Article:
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  • Terra Incognita: Toward a Historiography of Book Fastenings and Book Furniture
  • Eike Barbara Dürrfeld (bio)

In the historiography of bookbinding, fastenings and furniture 1 have received scant attention and have not established themselves as a special category of research. Yet throughout the medieval period and (at least in German-speaking areas) until the end of the sixteenth century, fastenings were commonplace on ordinary wooden board bindings, and were now and then employed on limp bindings as well, known to be produced from about the ninth to the end of the sixteenth centuries. Furniture was less commonly used, yet it appears to have been typical of ordinary Romanesque and Gothic wooden board bindings. 2 Unlike fastenings, furniture was dispensable for a binding as it was not integrated into its construction or applied in the attempt to compensate for its structural weaknesses, but it could help protect the binding from damage. If we agree that four centuries of general use of book furniture and more than nine centuries of book fastenings should no longer be neglected, we must then consider how this research should be organized.

Standard technical and reference works on bookbinding history and art history often reproduce conclusions about book furniture and fastenings that are still generally accepted but which, in the light of the latest research, demand revision. This essay surveys the scattered, often superficial and disparate literature on the subject, analyzing the methodologies and conclusions of the authors in the context of their respective educational backgrounds and their political, economic, and cultural situations, and taking notice of the most original and valuable work. [End Page 305]

Literature Review

At least until the 1960s, research into ordinary wooden board bindings of the medieval and early modern periods was carried out predominantly by German-speaking binding specialists, and documented primarily with examples of the Gothic type from German-speaking Europe. Because printing with movable type had begun in Germany, German bookbinders had been the first to adapt the ordinary Gothic wooden board binding for mass production, and thus had largely defined its new appearance. Therefore, this review surveys mainly literature in German. Non-German scholarship, which has blossomed since the 1960s and which reflects the transformation of bookbinding history into an international enterprise, will be considered if it has influenced Germanophone scholars, or if it needs to be called to their attention.

The study of book fastenings and furniture was introduced in 1877–78 by Richard Steche, a German architect and historian of art and civilization. His history of European binding also marked the beginning of the scientific study of bookbinding in general. 3 We can divide the subsequent 120-year history of research into the complex of book fastenings and furniture into five periods. The first attempts at investigation were undertaken by historians of art and civilization (1877–1900), followed by librarians (1900–1933), bookbinders and teachers of bookbinding (1933–45), and, in a fourth period, librarians once again (1945–80). Their work, however, generated only a very thin basis of positive knowledge.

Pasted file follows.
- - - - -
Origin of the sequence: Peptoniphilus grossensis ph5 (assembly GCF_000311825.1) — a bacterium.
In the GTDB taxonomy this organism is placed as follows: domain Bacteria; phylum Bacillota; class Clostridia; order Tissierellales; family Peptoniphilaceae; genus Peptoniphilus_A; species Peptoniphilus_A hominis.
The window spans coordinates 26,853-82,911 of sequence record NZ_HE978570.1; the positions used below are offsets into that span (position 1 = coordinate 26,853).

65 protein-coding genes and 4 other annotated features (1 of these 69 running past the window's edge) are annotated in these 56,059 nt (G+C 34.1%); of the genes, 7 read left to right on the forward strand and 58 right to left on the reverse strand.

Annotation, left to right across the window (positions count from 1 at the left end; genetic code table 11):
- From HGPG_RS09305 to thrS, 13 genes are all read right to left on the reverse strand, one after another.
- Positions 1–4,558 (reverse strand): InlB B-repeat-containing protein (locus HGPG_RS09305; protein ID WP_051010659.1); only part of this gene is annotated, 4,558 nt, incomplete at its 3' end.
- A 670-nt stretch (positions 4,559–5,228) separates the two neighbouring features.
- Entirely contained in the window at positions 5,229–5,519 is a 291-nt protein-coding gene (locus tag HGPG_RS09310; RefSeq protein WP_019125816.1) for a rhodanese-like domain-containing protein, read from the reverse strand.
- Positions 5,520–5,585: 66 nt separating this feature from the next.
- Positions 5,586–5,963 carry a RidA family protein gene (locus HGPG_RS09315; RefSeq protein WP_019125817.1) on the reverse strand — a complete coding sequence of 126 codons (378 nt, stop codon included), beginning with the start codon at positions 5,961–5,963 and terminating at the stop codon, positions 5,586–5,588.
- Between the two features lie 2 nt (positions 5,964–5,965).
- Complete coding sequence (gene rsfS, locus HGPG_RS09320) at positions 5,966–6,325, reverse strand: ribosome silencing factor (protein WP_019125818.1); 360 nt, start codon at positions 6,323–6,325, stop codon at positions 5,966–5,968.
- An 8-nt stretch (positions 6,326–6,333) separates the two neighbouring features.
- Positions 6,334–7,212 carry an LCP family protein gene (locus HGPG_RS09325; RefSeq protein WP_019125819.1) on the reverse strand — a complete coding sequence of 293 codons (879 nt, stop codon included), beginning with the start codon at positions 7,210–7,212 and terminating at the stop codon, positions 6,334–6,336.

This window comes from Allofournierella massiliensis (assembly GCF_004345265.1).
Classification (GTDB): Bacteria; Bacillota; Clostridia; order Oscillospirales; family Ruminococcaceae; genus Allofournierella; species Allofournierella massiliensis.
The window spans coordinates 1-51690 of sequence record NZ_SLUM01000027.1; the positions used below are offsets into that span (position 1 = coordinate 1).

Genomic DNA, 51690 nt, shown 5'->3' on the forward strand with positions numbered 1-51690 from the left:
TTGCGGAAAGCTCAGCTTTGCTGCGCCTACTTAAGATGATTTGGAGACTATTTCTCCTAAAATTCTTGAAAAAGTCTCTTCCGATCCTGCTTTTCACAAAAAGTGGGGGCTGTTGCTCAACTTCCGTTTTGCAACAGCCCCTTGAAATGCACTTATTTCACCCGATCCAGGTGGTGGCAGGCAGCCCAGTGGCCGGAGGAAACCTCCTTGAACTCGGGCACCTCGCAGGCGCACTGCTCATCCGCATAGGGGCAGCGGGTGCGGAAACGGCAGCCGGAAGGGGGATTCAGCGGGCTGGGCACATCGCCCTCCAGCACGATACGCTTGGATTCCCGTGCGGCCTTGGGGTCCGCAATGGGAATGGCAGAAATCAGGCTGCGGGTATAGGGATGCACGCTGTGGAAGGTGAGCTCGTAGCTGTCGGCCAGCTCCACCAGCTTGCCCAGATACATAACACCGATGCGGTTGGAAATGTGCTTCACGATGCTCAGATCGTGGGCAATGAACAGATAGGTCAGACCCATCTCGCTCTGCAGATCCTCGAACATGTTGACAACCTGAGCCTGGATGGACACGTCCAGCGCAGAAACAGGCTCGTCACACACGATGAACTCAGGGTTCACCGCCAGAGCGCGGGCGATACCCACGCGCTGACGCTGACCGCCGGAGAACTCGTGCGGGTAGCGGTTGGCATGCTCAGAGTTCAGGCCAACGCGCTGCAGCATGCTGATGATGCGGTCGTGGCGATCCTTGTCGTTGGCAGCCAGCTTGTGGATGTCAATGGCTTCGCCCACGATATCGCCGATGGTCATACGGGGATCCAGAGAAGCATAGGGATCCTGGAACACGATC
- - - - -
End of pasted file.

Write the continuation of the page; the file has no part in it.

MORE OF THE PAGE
Since the 1980s, book fastenings and furniture have increasingly interested book restorers, conservators, and binding specialists, most of them English or Dutch. Like their predecessors, they aimed at a typology of furniture and especially fastenings that could be used to date and localize bindings. Striving for an encyclopedic completeness, they had little success: their working concepts were not based on a careful analysis of the literature, nor were their objectives coordinated. Like their predecessors, they tried to gain new scientific insights only through “book archaeology”—that is, the study of all nontextual material aspects of the book. 4 They based their knowledge on object descriptions that included the aesthetic aspects of book fastenings and furniture, which had long been the primary focus of scholars, to which they added the technical aspects, but they did not pursue any other methodology that could have tapped into cultural history. Furthermore, they overlooked the contributions of archaeologists since the early 1970s and (particularly in Germany) since the 1990s who had unearthed pieces of book fastenings and furniture.

Despite the few constructive approaches of the 1980s and 1990s, Germanophone [End Page 306] bookbinding researchers continued to reproduce uncritically what librarians...

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